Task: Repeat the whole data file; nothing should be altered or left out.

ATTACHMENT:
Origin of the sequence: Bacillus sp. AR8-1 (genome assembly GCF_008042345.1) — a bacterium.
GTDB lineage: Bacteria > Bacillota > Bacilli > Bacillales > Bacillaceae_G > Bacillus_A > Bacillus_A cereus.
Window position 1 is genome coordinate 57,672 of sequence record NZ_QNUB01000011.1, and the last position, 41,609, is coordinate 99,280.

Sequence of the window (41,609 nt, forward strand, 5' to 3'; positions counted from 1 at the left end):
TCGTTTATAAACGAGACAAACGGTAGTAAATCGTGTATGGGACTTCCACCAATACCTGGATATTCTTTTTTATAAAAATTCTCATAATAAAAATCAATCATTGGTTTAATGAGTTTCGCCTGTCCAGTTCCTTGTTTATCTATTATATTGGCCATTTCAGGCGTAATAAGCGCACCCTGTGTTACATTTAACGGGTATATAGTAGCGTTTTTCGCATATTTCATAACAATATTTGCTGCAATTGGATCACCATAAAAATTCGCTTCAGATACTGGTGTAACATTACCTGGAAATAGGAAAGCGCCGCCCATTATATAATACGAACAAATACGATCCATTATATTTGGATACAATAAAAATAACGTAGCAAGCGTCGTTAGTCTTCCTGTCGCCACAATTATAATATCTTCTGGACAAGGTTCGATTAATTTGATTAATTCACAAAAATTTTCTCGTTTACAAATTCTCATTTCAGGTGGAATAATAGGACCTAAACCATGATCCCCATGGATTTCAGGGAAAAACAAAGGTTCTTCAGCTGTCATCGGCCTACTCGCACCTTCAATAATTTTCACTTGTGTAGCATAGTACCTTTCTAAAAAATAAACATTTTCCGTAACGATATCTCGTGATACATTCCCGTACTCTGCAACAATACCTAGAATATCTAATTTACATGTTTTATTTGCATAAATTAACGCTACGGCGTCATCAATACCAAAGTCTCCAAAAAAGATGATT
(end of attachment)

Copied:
Origin of the sequence: Bacillus sp. AR8-1 (genome assembly GCF_008042345.1) — a bacterium.
GTDB lineage: Bacteria > Bacillota > Bacilli > Bacillales > Bacillaceae_G > Bacillus_A > Bacillus_A cereus.
Window position 1 is genome coordinate 57,672 of sequence record NZ_QNUB01000011.1, and the last position, 41,609, is coordinate 99,280.

Sequence of the window (41,609 nt, forward strand, 5' to 3'; positions counted from 1 at the left end):
TCGTTTATAAACGAGACAAACGGTAGTAAATCGTGTATGGGACTTCCACCAATACCTGGATATTCTTTTTTATAAAAATTCTCATAATAAAAATCAATCATTGGTTTAATGAGTTTCGCCTGTCCAGTTCCTTGTTTATCTATTATATTGGCCATTTCAGGCGTAATAAGCGCACCCTGTGTTACATTTAACGGGTATATAGTAGCGTTTTTCGCATATTTCATAACAATATTTGCTGCAATTGGATCACCATAAAAATTCGCTTCAGATACTGGTGTAACATTACCTGGAAATAGGAAAGCGCCGCCCATTATATAATACGAACAAATACGATCCATTATATTTGGATACAATAAAAATAACGTAGCAAGCGTCGTTAGTCTTCCTGTCGCCACAATTATAATATCTTCTGGACAAGGTTCGATTAATTTGATTAATTCACAAAAATTTTCTCGTTTACAAATTCTCATTTCAGGTGGAATAATAGGACCTAAACCATGATCCCCATGGATTTCAGGGAAAAACAAAGGTTCTTCAGCTGTCATCGGCCTACTCGCACCTTCAATAATTTTCACTTGTGTAGCATAGTACCTTTCTAAAAAATAAACATTTTCCGTAACGATATCTCGTGATACATTCCCGTACTCTGCAACAATACCTAGAATATCTAATTTACATGTTTTATTTGCATAAATTAACGCTACGGCGTCATCAATACCAAAGTCTCCAAAAAAGATGATT